Green said land use planning sets different types of areas ranging from protected areas to urban areas, and through the middle is multiple land use areas.
“And I think it’s fair to say that the majority of this route is placed through the latter, multiple land use units in which the province has recognized the acceptability, if we will, for forestry, mining, other types of development, as well as maintaining certain levels of environment,” Green said. “So I think what I would say in general is when land is within protected areas, a pristine condition, a historical pristine condition probably is an appropriate baseline for the type of question you’re asking. In a multiple land use area, as Mr. Preston said, it’s a much more challenging question to answer.”
Leadem asked Green if he was aware of the shifting baseline concept. Green said he was and added what they did in the environmental assessment was state their assumptions about what they believe the baseline they are starting from is.
“We’re taking the baseline as we find it. But that baseline does reflect the land use planning guidelines for those areas,” Green said.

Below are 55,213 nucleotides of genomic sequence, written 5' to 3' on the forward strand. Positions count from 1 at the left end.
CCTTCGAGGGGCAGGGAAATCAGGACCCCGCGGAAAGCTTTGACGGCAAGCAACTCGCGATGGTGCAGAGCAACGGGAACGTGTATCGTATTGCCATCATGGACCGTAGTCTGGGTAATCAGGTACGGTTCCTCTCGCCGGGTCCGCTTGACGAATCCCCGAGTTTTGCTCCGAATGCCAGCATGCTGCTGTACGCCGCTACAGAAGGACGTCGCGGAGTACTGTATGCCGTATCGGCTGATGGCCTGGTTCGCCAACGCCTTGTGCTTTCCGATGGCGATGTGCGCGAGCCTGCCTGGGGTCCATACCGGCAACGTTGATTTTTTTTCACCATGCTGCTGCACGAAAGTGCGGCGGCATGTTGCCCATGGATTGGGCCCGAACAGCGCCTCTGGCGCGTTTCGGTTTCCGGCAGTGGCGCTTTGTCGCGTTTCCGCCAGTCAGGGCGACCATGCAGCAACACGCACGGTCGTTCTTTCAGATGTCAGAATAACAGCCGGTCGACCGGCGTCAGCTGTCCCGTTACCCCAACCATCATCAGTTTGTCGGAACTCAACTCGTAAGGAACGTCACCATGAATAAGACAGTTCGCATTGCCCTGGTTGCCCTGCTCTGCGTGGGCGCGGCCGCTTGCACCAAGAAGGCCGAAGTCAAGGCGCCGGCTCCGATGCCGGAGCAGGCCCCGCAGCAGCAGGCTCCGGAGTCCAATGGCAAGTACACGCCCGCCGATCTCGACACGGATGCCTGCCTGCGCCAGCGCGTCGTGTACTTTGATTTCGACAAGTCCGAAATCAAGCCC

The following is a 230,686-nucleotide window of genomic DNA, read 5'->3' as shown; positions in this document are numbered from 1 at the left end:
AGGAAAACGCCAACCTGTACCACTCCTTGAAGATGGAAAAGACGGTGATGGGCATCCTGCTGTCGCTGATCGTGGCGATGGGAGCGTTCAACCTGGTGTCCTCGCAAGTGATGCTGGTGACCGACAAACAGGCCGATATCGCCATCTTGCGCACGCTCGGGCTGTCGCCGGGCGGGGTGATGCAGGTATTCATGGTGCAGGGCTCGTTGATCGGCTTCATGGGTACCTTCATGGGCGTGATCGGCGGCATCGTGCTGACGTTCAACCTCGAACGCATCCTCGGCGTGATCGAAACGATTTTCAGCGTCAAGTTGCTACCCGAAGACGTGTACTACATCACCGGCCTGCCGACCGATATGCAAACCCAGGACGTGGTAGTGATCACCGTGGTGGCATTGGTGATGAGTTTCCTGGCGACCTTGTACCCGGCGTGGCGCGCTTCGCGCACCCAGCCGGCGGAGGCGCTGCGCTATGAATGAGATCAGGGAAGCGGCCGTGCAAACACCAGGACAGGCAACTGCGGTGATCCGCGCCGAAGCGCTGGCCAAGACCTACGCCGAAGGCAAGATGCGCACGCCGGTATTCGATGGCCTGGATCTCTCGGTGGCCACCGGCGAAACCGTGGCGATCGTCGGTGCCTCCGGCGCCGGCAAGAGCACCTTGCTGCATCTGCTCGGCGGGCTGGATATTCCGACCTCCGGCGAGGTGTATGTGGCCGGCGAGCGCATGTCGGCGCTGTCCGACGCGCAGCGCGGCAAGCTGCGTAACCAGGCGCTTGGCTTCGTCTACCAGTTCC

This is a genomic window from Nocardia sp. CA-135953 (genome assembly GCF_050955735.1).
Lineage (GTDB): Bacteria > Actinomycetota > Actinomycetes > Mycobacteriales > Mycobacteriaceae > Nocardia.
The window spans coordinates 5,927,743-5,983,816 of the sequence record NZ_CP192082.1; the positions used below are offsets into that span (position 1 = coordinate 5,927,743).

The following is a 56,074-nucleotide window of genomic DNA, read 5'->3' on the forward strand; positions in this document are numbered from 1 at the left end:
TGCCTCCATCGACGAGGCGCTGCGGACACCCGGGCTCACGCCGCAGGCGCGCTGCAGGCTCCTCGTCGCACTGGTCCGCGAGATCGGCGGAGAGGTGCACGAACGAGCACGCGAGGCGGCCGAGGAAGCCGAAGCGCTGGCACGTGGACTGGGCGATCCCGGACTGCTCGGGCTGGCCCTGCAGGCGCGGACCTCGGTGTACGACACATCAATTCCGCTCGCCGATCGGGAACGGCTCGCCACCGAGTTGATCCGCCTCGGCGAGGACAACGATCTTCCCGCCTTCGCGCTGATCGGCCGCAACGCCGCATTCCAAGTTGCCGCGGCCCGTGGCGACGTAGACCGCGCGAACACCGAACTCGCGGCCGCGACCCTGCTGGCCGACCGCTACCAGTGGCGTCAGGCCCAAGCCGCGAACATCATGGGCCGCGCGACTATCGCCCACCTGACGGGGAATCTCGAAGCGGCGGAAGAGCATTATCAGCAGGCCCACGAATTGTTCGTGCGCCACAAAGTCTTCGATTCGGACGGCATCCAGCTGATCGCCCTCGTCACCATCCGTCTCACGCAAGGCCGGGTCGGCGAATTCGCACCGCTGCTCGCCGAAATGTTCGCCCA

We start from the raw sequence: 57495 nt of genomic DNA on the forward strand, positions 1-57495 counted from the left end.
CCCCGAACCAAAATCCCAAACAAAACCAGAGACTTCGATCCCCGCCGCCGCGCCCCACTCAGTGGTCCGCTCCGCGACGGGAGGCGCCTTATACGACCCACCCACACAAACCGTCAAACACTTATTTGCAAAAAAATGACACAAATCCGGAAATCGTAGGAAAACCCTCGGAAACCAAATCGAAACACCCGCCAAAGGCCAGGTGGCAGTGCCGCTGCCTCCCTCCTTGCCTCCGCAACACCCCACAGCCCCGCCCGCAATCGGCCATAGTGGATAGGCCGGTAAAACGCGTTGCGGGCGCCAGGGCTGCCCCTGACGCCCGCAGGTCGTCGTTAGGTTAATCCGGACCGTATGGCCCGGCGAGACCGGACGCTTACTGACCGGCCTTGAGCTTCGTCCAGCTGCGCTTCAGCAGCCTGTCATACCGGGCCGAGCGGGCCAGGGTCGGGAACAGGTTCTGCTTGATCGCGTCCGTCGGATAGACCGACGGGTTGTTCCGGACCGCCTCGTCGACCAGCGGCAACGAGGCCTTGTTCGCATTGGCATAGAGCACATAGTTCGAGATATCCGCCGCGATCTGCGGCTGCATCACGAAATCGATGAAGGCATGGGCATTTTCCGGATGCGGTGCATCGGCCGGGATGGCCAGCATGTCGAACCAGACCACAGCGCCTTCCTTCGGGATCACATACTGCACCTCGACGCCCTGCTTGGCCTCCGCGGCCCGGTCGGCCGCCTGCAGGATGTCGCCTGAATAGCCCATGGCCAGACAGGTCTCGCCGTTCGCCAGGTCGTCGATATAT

For example, he said intensive forestry operations are coming up both sides of the Hart caribou range, a project deemed acceptable within that land use plan. In consequence he said the baseline on the Hart range is different.
“And so the baseline in the Hart range, I think, is a different baseline, as you were saying, than outside the range where we’re looking at a multiple use area where it’s accepted that there are a certain level, I’m going to say acceptable impacts on wildlife given the land use planning regime.”
Leadem asked if Green accepts the idea there will be incremental changes to wildlife habitat as a result of the project.
“I think we would agree that that’s fair; that we’ve tried to quantify that change. And, in addition, we’ve tried, well, we haven’t quantified the effect of restoration but we’ve made commitments to restoration and compensation as a result of some of the predictive habitat changes. And that compensation and restoration is focussed on the species we think would best benefit from that type of action,” Green said.